Bank Robber Barriers

By Tony Shin
|  Tuesday, Mar 1, 2011  |  Updated 7:17 AM PDT
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In the past few months a <a title=Riverside County company has installed bandit barriers in five San Diego-area banks and more orders are coming in. NBCSanDiego tested the security of the glass in this special report from Tony Shin." />

In the past few months a Riverside County company has installed bandit barriers in five San Diego-area banks and more orders are coming in. NBCSanDiego tested the security of the glass in this special report from Tony Shin.

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Have you ever walked into a bank and all the tellers are standing behind bulletproof glass?  If you have, then your bank is one of the few in San Diego County that has a so-called "bandit barrier."

NBCSanDiego put the bulletproof glass to the test with help of a Riverside County company that manufactures them, Pacific Bulletproof Company.

"There are two types of bank robberies. You have the non-violent one who just comes in and uses a note, doesn't threaten anybody,"said former LAPD bank robbery detective Steve Laird.  "Then you have the ones that come in with multiple suspects, threaten everybody, show guns and injure people."

Laird, who is also a former security director for Bank of America and U.S. Bank, says bulletproof glass is actually made of acryllic or polycarbonate which are very effective against high caliber bullets like a .44 Magnum.

From about 15 feet, Laird shot at several pieces of bulletproof glass.  The glass stopped each bullet without any problem.

Laird says in 1991, there were more than 2000 bank robberies in the city of Los Angeles.  Since then about 75 percent of banks now have bandit barriers. 

Last year, L.A. had about 200 robberies, according to Laird.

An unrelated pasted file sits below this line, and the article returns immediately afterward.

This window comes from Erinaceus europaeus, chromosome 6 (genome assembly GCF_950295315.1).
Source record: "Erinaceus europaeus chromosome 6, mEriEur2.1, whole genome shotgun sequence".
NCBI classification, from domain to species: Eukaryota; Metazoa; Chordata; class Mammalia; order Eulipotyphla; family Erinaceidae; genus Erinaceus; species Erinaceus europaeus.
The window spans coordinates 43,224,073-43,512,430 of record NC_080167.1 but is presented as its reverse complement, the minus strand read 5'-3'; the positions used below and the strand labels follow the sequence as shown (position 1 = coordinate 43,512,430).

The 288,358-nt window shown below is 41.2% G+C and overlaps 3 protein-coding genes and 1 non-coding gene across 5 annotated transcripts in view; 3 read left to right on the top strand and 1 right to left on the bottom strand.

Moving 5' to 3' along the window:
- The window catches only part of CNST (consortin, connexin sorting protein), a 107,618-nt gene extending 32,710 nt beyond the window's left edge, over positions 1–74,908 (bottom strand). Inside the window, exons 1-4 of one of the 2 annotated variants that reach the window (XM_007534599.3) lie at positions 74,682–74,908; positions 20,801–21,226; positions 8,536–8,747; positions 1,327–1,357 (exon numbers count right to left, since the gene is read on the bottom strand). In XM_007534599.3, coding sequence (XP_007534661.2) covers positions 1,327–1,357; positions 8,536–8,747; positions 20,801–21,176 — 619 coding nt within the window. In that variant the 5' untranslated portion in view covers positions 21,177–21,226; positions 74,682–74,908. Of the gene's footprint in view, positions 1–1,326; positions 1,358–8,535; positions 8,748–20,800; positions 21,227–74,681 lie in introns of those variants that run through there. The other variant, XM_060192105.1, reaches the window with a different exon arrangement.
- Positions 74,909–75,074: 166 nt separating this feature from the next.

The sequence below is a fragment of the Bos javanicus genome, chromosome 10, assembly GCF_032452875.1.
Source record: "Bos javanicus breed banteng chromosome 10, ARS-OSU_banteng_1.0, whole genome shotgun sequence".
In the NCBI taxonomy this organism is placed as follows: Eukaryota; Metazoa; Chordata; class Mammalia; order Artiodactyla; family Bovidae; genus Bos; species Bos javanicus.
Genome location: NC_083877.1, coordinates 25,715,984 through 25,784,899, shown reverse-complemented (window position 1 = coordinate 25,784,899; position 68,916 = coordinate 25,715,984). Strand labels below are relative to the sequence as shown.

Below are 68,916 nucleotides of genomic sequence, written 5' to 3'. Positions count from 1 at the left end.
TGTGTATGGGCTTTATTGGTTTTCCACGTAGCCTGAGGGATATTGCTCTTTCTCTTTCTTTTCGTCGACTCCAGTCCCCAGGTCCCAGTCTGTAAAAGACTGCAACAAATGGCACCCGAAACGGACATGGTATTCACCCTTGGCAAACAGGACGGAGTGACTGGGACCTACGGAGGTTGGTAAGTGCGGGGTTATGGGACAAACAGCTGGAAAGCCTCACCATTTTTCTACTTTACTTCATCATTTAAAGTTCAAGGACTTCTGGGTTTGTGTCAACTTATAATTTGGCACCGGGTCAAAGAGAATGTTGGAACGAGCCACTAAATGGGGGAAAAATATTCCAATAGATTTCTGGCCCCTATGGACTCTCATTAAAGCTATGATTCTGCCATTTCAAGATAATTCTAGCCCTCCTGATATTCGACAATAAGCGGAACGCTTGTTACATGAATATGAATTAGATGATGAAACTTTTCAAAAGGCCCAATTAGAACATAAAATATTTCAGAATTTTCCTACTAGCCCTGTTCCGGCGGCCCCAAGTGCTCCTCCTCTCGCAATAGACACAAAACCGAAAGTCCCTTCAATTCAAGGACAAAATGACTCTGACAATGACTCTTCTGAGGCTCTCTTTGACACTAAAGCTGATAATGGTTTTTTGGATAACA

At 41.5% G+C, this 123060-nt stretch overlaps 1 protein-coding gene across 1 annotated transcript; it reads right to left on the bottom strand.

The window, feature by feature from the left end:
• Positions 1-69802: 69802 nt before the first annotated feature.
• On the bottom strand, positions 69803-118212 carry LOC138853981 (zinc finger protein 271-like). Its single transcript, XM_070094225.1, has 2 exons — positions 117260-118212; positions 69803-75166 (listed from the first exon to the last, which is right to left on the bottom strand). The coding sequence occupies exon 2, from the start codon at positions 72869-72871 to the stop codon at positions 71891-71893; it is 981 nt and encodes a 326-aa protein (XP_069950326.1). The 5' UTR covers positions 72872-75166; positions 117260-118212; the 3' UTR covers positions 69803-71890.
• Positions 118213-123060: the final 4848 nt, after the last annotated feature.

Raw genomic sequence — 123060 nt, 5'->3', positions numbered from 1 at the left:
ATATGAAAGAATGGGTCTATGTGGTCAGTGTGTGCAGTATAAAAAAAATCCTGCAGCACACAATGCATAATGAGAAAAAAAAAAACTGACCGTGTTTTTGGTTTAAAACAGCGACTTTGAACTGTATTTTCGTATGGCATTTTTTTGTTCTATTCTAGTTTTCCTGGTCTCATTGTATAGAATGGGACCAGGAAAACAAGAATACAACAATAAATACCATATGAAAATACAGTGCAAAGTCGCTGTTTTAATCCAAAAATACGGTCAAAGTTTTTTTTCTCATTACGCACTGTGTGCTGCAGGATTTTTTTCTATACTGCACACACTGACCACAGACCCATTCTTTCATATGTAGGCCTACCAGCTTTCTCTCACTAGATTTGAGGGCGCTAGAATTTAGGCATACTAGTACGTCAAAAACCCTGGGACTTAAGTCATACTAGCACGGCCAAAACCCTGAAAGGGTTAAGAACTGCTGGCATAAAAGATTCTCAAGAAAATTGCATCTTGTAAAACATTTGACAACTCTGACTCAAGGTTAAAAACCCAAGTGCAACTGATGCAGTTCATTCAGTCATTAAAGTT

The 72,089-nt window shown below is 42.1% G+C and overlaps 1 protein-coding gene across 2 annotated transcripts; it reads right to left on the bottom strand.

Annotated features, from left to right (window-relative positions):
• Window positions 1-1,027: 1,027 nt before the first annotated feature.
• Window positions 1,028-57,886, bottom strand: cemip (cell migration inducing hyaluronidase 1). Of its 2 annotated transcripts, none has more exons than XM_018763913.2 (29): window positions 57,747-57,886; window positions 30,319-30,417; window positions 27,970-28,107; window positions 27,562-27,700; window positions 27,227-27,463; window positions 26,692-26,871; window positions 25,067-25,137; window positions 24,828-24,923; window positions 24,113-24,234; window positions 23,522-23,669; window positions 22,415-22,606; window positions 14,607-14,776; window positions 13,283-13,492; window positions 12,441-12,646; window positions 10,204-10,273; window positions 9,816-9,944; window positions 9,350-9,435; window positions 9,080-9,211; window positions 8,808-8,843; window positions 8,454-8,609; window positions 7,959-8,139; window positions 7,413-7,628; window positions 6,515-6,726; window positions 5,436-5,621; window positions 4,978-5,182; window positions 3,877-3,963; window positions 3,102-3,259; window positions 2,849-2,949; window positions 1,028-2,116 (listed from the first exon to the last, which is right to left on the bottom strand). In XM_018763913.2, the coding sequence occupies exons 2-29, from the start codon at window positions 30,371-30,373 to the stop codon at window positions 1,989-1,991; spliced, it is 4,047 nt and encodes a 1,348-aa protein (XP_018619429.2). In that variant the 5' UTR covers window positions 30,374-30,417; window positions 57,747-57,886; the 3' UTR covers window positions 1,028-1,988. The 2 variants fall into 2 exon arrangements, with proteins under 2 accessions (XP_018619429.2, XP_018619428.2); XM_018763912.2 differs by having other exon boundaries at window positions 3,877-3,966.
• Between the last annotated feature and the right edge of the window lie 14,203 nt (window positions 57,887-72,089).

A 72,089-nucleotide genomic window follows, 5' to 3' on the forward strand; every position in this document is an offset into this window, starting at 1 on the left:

"You've reduced the chance of your branch being robbed by about 90 percent," Laird pointed out.

F.B.I. statistics confirm his claim.

In 2009, nearly six thousand banks were robbed nationwide.

"Only about 10 percent of those banks had bandit enclosures,"said San Diego F.B.I. agent Darrell Foxworth.  "Having that barrier there just fortifies it and makes it a harder target for bank robbers."

Officials with Pacific Bulletproof Company say only about 25 percent of banks in San Diego County are outfitted with bandit barriers.

So, why aren't more banks using them?

"They're worried about customer service, about being able to sell their products,"said vice president of sales Tony DiPonio.

In other words, the barriers aren't very inviting to customers.

Also, they can be expensive, with an average size bank costing about $45,000 to outfit.

"I think cost is an initial hiccup, but once they get it in and see how effective it is, it kind of goes away,"DiPonio said.

In the past few months the company has installed bandit barriers in five local banks and more orders are coming in.

So, don't be surprised if you walk into your bank and see your favorite teller, sitting behind a glass wall.

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